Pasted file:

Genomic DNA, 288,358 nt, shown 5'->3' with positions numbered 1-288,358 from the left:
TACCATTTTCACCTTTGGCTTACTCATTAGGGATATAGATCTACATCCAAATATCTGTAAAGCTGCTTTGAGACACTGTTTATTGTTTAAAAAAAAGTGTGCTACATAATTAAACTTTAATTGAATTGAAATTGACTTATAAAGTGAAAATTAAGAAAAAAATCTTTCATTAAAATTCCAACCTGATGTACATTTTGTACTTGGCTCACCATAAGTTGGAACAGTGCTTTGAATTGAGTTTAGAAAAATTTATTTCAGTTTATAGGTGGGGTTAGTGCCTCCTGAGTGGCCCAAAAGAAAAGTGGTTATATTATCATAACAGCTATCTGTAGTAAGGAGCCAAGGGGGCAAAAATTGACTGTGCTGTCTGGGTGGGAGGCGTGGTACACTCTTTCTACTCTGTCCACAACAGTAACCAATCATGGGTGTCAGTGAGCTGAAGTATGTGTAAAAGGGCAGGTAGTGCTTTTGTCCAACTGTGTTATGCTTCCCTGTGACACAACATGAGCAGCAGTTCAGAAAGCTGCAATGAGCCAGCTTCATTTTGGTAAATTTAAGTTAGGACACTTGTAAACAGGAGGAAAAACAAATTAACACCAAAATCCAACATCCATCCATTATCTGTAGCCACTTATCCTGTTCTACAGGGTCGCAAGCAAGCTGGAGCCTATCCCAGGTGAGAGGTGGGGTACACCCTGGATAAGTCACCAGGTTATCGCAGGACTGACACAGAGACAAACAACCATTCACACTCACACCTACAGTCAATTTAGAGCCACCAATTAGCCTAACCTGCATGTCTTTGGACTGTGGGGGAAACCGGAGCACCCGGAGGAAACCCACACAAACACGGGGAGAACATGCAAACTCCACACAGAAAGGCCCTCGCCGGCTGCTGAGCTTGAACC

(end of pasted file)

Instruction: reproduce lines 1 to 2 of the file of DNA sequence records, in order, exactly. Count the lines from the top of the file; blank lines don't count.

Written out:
Genomic DNA, 288,358 nt, shown 5'->3' with positions numbered 1-288,358 from the left:
TACCATTTTCACCTTTGGCTTACTCATTAGGGATATAGATCTACATCCAAATATCTGTAAAGCTGCTTTGAGACACTGTTTATTGTTTAAAAAAAAGTGTGCTACATAATTAAACTTTAATTGAATTGAAATTGACTTATAAAGTGAAAATTAAGAAAAAAATCTTTCATTAAAATTCCAACCTGATGTACATTTTGTACTTGGCTCACCATAAGTTGGAACAGTGCTTTGAATTGAGTTTAGAAAAATTTATTTCAGTTTATAGGTGGGGTTAGTGCCTCCTGAGTGGCCCAAAAGAAAAGTGGTTATATTATCATAACAGCTATCTGTAGTAAGGAGCCAAGGGGGCAAAAATTGACTGTGCTGTCTGGGTGGGAGGCGTGGTACACTCTTTCTACTCTGTCCACAACAGTAACCAATCATGGGTGTCAGTGAGCTGAAGTATGTGTAAAAGGGCAGGTAGTGCTTTTGTCCAACTGTGTTATGCTTCCCTGTGACACAACATGAGCAGCAGTTCAGAAAGCTGCAATGAGCCAGCTTCATTTTGGTAAATTTAAGTTAGGACACTTGTAAACAGGAGGAAAAACAAATTAACACCAAAATCCAACATCCATCCATTATCTGTAGCCACTTATCCTGTTCTACAGGGTCGCAAGCAAGCTGGAGCCTATCCCAGGTGAGAGGTGGGGTACACCCTGGATAAGTCACCAGGTTATCGCAGGACTGACACAGAGACAAACAACCATTCACACTCACACCTACAGTCAATTTAGAGCCACCAATTAGCCTAACCTGCATGTCTTTGGACTGTGGGGGAAACCGGAGCACCCGGAGGAAACCCACACAAACACGGGGAGAACATGCAAACTCCACACAGAAAGGCCCTCGCCGGCTGCTGAGCTTGAACC